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  75. # [01:39] <Philip`> so that only people with the key for a particular name can sign content purporting to be from that name
  76. # [01:40] <Dashiva> How would the keys be distributed and authenticated?
  77. # [01:43] <Dashiva> I suppose you could use a DNS-like system
  78. # [01:44] <Philip`> You trust somebody (perhaps a centralised authority like with DNS) who asserts the validity of other keys, recursively
  79. # [01:44] <Philip`> and keys are just content so they're distributed like any other content (under some kind of naming convention)
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  81. # [01:46] <Dashiva> "I tell the server to store _my_ pictures." "I tell the camera the pictures it takes are _mine_"
  82. # [01:47] <Dashiva> Seems like you'd need to tell the server about the camera (or the inverse), or you'd be pinging every machine everywhere for pictures
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  85. # [02:00] <Dashiva> "Most communication isn't point to point anymore"
  86. # [02:03] <Philip`> I think one of my doubts was that I expect things are going to become more point-to-point, not less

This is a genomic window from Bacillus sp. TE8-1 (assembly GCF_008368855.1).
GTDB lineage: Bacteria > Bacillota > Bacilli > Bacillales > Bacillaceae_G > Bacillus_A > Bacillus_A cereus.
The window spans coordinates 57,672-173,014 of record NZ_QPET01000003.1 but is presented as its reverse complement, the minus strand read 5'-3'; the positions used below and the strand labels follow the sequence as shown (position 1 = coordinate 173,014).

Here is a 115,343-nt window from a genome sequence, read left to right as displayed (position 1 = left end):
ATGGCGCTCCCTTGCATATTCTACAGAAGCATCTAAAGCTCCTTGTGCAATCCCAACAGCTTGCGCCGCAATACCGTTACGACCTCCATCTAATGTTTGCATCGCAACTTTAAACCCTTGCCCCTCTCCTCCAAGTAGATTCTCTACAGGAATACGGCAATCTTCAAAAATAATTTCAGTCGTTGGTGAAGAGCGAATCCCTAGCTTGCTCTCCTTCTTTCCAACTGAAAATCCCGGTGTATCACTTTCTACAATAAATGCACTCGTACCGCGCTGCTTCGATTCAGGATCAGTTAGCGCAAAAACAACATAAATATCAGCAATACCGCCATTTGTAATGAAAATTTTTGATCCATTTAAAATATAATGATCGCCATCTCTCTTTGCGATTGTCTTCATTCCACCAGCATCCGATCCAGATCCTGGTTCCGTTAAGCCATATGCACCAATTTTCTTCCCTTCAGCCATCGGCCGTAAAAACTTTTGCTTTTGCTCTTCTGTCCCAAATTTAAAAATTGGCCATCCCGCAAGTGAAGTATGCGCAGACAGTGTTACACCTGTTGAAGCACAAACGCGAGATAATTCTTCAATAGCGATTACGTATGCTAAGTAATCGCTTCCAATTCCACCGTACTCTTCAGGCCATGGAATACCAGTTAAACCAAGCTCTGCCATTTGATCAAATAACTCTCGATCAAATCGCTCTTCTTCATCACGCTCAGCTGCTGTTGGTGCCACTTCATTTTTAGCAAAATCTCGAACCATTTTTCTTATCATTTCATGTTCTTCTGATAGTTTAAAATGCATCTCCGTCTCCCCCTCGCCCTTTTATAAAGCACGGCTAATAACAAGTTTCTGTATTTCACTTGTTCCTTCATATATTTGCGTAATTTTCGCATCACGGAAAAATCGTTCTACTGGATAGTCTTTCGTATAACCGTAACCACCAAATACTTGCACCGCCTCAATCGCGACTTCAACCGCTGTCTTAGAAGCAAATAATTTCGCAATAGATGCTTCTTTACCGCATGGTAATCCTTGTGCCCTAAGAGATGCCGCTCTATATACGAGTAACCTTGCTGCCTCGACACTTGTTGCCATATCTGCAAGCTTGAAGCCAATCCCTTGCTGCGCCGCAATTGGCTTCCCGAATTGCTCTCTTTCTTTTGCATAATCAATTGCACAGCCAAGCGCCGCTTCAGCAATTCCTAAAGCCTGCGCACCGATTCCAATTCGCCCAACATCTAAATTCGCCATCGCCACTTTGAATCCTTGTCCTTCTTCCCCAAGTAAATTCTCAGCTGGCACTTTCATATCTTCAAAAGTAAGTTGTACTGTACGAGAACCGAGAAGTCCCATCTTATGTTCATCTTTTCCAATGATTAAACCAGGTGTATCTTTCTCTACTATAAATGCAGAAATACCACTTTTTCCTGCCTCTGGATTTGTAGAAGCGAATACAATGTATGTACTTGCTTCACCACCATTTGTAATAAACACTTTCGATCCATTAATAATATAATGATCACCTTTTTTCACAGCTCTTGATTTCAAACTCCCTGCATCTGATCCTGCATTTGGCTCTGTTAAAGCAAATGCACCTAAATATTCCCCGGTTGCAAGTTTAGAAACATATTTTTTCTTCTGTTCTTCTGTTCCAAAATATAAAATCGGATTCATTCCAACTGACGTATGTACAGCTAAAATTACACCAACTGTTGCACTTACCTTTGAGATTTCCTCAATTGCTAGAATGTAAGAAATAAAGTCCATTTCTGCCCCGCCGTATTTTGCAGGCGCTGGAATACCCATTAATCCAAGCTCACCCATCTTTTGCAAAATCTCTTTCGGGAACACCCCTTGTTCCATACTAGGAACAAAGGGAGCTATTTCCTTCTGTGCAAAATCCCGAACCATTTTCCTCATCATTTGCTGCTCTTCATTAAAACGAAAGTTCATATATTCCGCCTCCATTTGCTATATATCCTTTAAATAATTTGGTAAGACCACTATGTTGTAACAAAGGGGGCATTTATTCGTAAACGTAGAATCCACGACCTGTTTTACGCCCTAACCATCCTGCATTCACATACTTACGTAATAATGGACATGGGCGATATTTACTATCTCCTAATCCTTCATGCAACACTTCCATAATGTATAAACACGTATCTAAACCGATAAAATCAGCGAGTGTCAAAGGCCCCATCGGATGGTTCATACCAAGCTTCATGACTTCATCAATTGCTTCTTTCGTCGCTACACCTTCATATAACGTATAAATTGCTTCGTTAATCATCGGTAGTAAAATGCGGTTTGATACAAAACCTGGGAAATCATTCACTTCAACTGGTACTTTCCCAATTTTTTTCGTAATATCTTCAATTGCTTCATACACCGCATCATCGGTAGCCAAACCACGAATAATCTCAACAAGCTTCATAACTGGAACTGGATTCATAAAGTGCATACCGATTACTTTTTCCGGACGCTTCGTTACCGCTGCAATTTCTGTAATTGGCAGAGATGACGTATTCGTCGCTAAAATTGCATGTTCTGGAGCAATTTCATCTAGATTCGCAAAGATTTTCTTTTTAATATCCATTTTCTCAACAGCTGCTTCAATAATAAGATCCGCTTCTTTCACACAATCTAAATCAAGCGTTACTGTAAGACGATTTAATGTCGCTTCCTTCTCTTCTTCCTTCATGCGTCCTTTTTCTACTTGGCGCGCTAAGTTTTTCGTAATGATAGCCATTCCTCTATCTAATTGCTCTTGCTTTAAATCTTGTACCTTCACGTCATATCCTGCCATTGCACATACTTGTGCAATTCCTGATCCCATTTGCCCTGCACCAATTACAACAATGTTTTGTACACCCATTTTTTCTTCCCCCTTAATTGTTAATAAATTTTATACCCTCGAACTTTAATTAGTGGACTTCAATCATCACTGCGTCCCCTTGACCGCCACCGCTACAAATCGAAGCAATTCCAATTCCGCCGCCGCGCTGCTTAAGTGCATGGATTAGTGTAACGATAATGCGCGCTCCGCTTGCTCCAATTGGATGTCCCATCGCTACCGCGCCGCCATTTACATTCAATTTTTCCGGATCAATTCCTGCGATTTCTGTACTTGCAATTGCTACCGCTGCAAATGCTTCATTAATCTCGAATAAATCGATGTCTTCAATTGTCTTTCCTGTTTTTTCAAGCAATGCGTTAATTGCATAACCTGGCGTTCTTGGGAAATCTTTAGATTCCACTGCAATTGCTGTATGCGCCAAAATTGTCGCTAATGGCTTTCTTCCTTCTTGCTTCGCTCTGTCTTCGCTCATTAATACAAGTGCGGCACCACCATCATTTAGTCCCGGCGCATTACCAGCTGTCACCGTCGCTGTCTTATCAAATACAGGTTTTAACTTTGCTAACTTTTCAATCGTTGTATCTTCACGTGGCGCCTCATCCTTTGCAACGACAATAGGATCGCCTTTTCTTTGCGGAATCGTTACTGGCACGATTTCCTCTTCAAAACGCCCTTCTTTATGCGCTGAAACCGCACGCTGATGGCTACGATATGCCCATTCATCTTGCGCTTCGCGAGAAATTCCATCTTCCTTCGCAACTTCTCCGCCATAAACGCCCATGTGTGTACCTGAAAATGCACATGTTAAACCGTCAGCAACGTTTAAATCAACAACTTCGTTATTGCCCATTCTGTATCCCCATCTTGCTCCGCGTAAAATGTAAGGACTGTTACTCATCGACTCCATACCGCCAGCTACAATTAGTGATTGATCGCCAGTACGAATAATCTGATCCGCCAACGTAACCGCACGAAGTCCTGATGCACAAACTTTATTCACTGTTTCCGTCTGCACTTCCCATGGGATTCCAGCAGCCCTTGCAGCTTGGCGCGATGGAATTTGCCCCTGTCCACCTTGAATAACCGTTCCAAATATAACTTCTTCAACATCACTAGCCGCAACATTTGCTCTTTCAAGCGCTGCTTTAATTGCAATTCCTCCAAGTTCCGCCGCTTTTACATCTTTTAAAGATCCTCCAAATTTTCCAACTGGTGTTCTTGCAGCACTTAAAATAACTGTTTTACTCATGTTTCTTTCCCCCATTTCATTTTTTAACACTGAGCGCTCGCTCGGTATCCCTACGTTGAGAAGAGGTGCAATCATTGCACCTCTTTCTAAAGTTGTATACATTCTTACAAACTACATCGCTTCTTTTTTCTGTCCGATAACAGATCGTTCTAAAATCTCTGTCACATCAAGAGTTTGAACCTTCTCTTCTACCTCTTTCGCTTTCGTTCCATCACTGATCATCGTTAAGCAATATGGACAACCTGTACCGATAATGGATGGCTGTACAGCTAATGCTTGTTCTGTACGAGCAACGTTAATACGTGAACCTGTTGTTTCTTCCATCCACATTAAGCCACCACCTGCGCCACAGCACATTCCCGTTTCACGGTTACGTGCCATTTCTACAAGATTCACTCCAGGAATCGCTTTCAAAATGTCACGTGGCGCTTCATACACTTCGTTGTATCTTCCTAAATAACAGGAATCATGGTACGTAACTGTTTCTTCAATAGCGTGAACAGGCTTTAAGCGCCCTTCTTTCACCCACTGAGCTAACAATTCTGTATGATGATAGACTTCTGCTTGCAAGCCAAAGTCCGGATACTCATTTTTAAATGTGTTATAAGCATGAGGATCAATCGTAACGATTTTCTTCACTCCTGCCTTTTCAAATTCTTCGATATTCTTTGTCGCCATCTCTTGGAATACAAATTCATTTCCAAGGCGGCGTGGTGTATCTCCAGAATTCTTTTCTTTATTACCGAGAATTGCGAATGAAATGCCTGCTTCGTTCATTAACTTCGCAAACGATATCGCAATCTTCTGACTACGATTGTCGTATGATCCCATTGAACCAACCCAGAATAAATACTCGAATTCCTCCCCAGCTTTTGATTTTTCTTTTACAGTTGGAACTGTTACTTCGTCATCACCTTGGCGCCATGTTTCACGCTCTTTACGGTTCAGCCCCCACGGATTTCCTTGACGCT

87. # [02:04] <Philip`> because everyone is a fan of personalisation and customisation
  88. # [02:04] <Philip`> When you visit a web site you're never going to get precisely the same content as anybody else, because you'll have logged in and it'll be tailored for you
  89. # [02:04] <Philip`> and YouTube will do on-the-fly encoding of targeted adverts into the videos you watch
  90. # [02:05] <Dashiva> This video presentation seems to focus on personal data, all the examples are gadget-related
  91. # [02:05] <Philip`> and the idea of caching content for multiple users will be obsolete
  92. # [02:05] <Philip`> and the idea of requesting the same piece of data twice will also be obsolete
  93. # [02:06] <Philip`> and people will care about services, not about content